Expired Study
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Bethesda, Maryland 20892


Purpose:

Approximately 40% of the patients with myelodysplastic syndrome (MDS) die as a consequence of their cytopenia. As in aplastic anemia, the cytopenia of MDS may be partly due to cytotoxic T cell activity. Immunosuppressive therapy may therefore reverse the cytopenia. In a phase II pilot study of anti-thymocyte globin (ATG) to treat myelodysplastic syndrome (MDS); 41% of patients (61% of patients with refractory anemia) have responded in terms of transfusion independence. Recently, Jonasova et al [32] reported a 82% substantial hematological response rate in 18 patients with MDS of the refractory anemia (RA) subtype treated with cyclosporine alone. Just over 50% of the patients in this series had MDS of the hypocellular type. Cyclosporine alone if indeed efficacious would be a powerful therapeutic option that could be readily used by hematologists in the community to treat patients with MDS. This efficacy needs to be proven in a larger study which includes patients with the other subtypes of MDS and more patients with the non-hypocellular forms of MDS (which constitute approximately 70% of the cases in the community). As MDS is a heterogeneous group of disorders, a randomized comparison with the other immunomodulating intervention of proven benefit, ATG, is appropriate. In this randomized study patients with MDS will receive either ATG alone or cyclosporine alone.


Study summary:

Approximately 40% of the patients with myelodysplastic syndrome (MDS) die as a consequence of their cytopenia. As in aplastic anemia, the cytopenia of MDS may be partly due to cytotoxic T cell activity. Immunosuppressive therapy may therefore reverse the cytopenia. In a phase II pilot study of anti-thymocyte globulin (ATG) to treat myelodysplastic syndrome (MDS); 41% of patients (61% of patients with refractory anemia) have responded in terms of transfusion independence. Recently, Jonasova et al [32] reported a 82% substantial hematological response rate in 18 patients with MDS of the refractory anemia (RA) subtype treated with cyclosporine alone. Just over 50% of the patients in this series had MDS of the hypocellular type. Cyclosporine alone if indeed efficacious would be a powerful therapeutic option that could be readily used by hematologists in the community to treat patients with MDS. This efficacy needs to be proven in a larger study which includes patients with the other subtypes of MDS and more patients with the non-hypocellular forms of MDS (which constitute approximately 70% of the cases in the community). As MDS is a heterogeneous group of disorders, a randomized comparison with the other immunomodulating intervention of proven benefit, ATG, is appropriate. In this randomized study patients with MDS will receive either ATG alone or cyclosporine alone.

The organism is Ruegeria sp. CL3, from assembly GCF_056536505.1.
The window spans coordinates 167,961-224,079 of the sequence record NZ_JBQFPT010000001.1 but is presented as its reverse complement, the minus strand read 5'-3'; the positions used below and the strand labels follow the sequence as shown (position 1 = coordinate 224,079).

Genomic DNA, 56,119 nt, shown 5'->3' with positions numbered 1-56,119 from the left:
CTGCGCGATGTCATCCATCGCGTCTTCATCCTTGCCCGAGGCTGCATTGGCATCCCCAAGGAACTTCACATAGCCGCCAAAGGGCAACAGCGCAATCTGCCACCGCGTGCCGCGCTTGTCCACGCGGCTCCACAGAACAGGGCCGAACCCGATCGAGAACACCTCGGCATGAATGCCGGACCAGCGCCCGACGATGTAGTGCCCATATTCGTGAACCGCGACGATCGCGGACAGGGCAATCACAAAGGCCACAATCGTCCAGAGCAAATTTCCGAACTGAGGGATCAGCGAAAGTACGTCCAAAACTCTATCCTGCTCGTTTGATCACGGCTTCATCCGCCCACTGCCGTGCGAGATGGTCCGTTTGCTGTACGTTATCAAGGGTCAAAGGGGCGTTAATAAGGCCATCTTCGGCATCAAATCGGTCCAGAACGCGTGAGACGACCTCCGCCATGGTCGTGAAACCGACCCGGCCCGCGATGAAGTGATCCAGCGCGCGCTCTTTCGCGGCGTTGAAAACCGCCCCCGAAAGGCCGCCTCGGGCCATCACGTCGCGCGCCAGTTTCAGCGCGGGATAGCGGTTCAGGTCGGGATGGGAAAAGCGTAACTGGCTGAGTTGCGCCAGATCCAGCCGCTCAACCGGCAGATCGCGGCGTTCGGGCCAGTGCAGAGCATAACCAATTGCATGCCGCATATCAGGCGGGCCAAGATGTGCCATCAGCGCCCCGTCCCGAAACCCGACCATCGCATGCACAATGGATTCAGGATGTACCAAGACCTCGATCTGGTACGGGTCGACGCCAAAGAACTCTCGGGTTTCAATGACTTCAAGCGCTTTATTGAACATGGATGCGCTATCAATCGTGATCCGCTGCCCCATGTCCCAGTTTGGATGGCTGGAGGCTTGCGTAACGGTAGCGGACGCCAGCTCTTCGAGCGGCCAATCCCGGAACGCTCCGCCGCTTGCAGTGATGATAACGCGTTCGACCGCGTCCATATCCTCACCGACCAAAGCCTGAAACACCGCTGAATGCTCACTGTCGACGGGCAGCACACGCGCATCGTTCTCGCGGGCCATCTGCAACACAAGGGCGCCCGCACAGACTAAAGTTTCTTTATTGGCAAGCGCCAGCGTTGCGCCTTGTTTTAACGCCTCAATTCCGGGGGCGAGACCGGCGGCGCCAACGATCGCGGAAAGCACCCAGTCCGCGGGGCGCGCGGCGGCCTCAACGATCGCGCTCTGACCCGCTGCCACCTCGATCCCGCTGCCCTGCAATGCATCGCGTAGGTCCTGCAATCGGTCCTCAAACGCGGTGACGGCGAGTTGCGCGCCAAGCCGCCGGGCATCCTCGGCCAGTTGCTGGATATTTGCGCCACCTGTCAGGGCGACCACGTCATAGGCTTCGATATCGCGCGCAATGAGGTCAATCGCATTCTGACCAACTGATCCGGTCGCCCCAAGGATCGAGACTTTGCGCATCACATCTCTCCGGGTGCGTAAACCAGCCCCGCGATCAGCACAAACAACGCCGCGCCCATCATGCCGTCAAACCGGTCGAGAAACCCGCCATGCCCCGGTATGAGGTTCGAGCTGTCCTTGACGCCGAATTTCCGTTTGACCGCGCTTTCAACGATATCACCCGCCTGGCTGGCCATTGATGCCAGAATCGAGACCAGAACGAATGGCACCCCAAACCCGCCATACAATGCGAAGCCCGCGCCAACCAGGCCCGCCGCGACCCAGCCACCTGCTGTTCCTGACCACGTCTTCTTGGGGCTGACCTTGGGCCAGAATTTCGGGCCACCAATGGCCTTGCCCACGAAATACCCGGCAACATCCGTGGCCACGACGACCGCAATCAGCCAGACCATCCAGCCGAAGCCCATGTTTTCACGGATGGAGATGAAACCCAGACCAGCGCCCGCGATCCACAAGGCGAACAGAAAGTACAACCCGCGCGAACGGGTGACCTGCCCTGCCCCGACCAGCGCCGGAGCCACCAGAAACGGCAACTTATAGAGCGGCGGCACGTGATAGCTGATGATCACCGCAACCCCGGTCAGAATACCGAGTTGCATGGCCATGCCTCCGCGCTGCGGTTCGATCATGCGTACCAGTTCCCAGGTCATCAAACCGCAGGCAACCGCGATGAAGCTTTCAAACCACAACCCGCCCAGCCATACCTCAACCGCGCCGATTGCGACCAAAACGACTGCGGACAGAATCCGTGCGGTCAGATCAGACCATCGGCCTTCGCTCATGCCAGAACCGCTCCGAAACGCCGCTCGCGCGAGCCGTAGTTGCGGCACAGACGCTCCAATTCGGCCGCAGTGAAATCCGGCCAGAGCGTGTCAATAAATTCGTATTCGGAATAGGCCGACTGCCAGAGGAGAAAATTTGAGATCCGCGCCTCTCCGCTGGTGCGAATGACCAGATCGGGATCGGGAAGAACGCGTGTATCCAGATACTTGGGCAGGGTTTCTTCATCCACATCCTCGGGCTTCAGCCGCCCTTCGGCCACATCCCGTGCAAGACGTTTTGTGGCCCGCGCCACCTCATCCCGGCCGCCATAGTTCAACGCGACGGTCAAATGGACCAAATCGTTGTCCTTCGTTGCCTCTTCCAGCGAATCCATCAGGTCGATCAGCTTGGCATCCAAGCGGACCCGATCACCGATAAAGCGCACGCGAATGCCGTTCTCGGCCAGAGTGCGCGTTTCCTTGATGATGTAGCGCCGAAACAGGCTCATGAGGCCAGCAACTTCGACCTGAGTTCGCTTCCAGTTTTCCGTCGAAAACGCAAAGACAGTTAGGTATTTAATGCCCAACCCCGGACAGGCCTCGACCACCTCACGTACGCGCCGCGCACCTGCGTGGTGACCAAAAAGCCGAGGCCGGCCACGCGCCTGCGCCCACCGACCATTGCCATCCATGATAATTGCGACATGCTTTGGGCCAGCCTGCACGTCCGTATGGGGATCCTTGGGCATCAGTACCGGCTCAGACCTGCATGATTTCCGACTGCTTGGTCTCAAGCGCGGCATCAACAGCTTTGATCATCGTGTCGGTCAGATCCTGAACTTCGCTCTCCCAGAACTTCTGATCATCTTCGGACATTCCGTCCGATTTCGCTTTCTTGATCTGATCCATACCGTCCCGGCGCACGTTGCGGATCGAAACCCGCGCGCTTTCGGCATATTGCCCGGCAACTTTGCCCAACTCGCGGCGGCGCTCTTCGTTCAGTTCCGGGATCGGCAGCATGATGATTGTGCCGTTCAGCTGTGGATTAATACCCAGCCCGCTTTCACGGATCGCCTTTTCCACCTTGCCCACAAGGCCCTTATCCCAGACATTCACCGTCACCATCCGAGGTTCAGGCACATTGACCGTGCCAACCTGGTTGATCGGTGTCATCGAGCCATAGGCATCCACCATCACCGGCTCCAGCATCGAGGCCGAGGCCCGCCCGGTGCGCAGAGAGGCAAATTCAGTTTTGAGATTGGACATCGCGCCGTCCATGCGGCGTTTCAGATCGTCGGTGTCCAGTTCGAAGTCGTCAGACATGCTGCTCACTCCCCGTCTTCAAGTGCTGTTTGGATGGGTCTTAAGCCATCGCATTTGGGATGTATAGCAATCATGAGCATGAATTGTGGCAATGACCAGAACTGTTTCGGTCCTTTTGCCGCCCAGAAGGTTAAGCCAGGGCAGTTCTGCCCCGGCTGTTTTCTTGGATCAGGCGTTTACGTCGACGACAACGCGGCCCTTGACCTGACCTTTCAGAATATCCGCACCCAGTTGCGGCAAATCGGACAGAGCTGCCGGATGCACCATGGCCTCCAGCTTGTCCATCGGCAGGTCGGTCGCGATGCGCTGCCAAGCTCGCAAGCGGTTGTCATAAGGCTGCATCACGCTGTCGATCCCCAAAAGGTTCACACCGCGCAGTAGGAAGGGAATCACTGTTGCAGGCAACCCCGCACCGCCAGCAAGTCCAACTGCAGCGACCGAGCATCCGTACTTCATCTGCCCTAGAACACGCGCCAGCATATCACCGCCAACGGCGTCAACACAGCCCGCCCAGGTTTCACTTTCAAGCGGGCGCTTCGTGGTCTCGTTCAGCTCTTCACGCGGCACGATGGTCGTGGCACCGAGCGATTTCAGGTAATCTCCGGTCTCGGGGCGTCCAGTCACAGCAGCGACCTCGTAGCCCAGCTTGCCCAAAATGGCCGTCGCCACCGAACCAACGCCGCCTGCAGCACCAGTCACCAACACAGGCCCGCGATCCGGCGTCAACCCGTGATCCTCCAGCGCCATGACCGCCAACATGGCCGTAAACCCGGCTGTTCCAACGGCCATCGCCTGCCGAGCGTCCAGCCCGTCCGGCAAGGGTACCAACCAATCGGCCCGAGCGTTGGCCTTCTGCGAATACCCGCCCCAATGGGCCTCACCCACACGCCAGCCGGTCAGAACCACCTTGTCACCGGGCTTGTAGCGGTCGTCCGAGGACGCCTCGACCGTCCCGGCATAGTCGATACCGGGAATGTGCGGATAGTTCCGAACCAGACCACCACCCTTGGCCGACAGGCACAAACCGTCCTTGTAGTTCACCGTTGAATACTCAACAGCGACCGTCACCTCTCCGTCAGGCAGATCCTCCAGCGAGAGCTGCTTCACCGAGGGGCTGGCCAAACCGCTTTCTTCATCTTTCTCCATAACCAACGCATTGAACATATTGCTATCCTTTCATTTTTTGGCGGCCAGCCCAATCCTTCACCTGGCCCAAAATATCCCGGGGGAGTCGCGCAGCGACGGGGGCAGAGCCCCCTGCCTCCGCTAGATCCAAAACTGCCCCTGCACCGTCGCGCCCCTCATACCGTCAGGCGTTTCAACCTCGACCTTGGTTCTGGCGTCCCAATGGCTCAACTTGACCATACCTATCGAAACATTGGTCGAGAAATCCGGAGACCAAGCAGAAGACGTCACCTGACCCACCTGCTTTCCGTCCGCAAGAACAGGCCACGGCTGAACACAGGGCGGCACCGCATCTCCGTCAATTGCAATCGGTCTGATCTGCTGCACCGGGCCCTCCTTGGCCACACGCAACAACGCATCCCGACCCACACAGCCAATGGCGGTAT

Criteria:

MDS of RA & RAEB sub-types. No current treatment and off other treatments for at least two weeks. ECOG performance status less than or equal to 2. No MDS of FAB sub-group' refractory anemia with ring sideroblasts' (RARS). No transforming to acute leukemia (FAB sub-group RAEB-Tie.; greater than 20% blasts in marrow aspirate). No hypoplastic marrow without one major or two minor criteria as outlined in table 3 of the appendix. No one being treatment with growth factors or cyclosporine within four weeks prior to entry to protocol. No previous treatment with ATG. No ECOG performance status of greater than 2. No active uncontrolled infection. No women which current pregnancy, or unwilling to take oral contraceptives if of childbearing potential. No patients for whom bone marrow transplant is indicated as primary therapy. No one age less than 18 years. Must be able to give informed consent. No HIV positive patients. No active malignant disease (excluding basal cell carcinoma). No one with serum creatine greater than 2mg/dl. No patients who are moribund or patients with concurrent hepatic, renal, cardiac, metabolic, or any disease of such severity that death within 7-10 days is likely.


NCT ID:

NCT00001839


Primary Contact:

N/A


Backup Contact:

N/A


Location Contact:

Bethesda, Maryland 20892
United States



There is no listed contact information for this specific location.

Site Status: N/A


Data Source: ClinicalTrials.gov

Date Processed: September 24, 2017

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